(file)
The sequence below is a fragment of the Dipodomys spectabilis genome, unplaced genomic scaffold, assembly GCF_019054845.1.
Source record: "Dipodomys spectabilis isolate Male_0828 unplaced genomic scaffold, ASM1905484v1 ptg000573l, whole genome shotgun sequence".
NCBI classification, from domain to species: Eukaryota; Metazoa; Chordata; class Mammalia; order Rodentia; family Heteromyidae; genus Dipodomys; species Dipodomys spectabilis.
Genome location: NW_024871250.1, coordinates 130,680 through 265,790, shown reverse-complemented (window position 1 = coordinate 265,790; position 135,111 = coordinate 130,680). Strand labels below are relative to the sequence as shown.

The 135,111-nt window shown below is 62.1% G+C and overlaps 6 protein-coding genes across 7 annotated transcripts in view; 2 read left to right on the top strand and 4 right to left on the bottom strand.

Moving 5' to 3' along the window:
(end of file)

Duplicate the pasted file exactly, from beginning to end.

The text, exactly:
The sequence below is a fragment of the Dipodomys spectabilis genome, unplaced genomic scaffold, assembly GCF_019054845.1.
Source record: "Dipodomys spectabilis isolate Male_0828 unplaced genomic scaffold, ASM1905484v1 ptg000573l, whole genome shotgun sequence".
NCBI classification, from domain to species: Eukaryota; Metazoa; Chordata; class Mammalia; order Rodentia; family Heteromyidae; genus Dipodomys; species Dipodomys spectabilis.
Genome location: NW_024871250.1, coordinates 130,680 through 265,790, shown reverse-complemented (window position 1 = coordinate 265,790; position 135,111 = coordinate 130,680). Strand labels below are relative to the sequence as shown.

The 135,111-nt window shown below is 62.1% G+C and overlaps 6 protein-coding genes across 7 annotated transcripts in view; 2 read left to right on the top strand and 4 right to left on the bottom strand.

Moving 5' to 3' along the window: